Some analysts and economists are worried there might be an economic contraction or recession in the very near future.
Stock markets are falling, oil prices are falling and other (slightly more advanced) indicators are making Americans worried about just how healthy the economy is. Some Americans may need to look for another job or open up their coffers (and potentially lines of credit or credit cards) as they pinch pennies. That’s when a good credit scoremay come in handy.
During times of economic difficulty, employers can become more sensitive to the credit of their potential employees and have been known to use a credit report as one factor to help them decide who to hire or not. Healthy credit also ensures that you can get credit, since banks tend to tighten up their lending policies during times of economic uncertainty are are less inclined to lend to people with bad or even average credit scores.
Ultimately, what makes people face difficult times in a recession is not always a lack of money but often a lack of options (job options, housing options, credit options, etc.) so a healthy credit score BEFORE a recession helps to ensure you have options IN a recession.
Here are some simple tips for getting your credit on track now, setting yourself up with one more tool that can help you navigate the rocky waters of a recession.
- Pull your credit reports, roll up your sleeves and review your credit with a fine-toothed comb to see exactly what opportunities you have to fix your credit.
- Consider using extra money that might be sitting in a bank account to pay off any outstanding debt.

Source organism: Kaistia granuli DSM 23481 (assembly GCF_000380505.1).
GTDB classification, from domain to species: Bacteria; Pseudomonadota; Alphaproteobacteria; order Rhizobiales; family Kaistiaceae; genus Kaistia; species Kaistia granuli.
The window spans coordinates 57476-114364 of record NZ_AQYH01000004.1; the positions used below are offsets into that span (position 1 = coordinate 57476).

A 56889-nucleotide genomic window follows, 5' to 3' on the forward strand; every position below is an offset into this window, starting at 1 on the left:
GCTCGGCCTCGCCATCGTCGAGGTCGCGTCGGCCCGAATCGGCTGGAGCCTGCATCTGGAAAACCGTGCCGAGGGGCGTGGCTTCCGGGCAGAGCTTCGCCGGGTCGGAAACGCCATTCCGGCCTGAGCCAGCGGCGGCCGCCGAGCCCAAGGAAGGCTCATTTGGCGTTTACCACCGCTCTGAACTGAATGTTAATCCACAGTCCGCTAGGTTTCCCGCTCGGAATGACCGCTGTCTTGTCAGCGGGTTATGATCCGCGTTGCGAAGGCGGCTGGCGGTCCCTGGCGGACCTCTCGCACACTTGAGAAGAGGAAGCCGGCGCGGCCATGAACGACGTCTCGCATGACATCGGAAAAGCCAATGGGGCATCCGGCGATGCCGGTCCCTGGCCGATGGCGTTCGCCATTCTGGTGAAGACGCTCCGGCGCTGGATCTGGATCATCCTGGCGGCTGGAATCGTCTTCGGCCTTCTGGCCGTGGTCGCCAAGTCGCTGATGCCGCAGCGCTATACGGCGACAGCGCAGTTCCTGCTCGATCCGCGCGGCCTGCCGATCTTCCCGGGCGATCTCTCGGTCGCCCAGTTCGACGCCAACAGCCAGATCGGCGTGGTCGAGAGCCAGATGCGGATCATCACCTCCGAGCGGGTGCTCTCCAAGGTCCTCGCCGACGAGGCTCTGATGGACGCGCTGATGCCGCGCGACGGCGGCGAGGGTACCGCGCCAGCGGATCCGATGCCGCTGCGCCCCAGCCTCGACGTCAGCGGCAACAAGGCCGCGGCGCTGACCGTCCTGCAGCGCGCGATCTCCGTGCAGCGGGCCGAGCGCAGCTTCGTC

- Review your budget and think carefully about the extraneous purchases, since getting rid of them can provide extra cash to keep up with your debt payments.
- Get back into the habit of budgeting to ensure that you have money each month to pay off your debts in full and on time (or, at the very least, to cover your minimum payments so you don’t fall behind).
Remember, you should review your free annual credit reports for accuracy and dispute any errors you find. You can also get your credit scores for free every 30 days on Credit.com to keep an eye on any fluctuations.
No one wants a recession, and there’s also the possibility that we won’t even see one this year or next. But recessions are part of the regular economic cycle – they happen from time to time – so it’s best to be prepared for one. And the best time to prepare your credit for a recession is well before the recession occurs.
This article originally appeared on Credit.com and was written by Jeanne Kelly.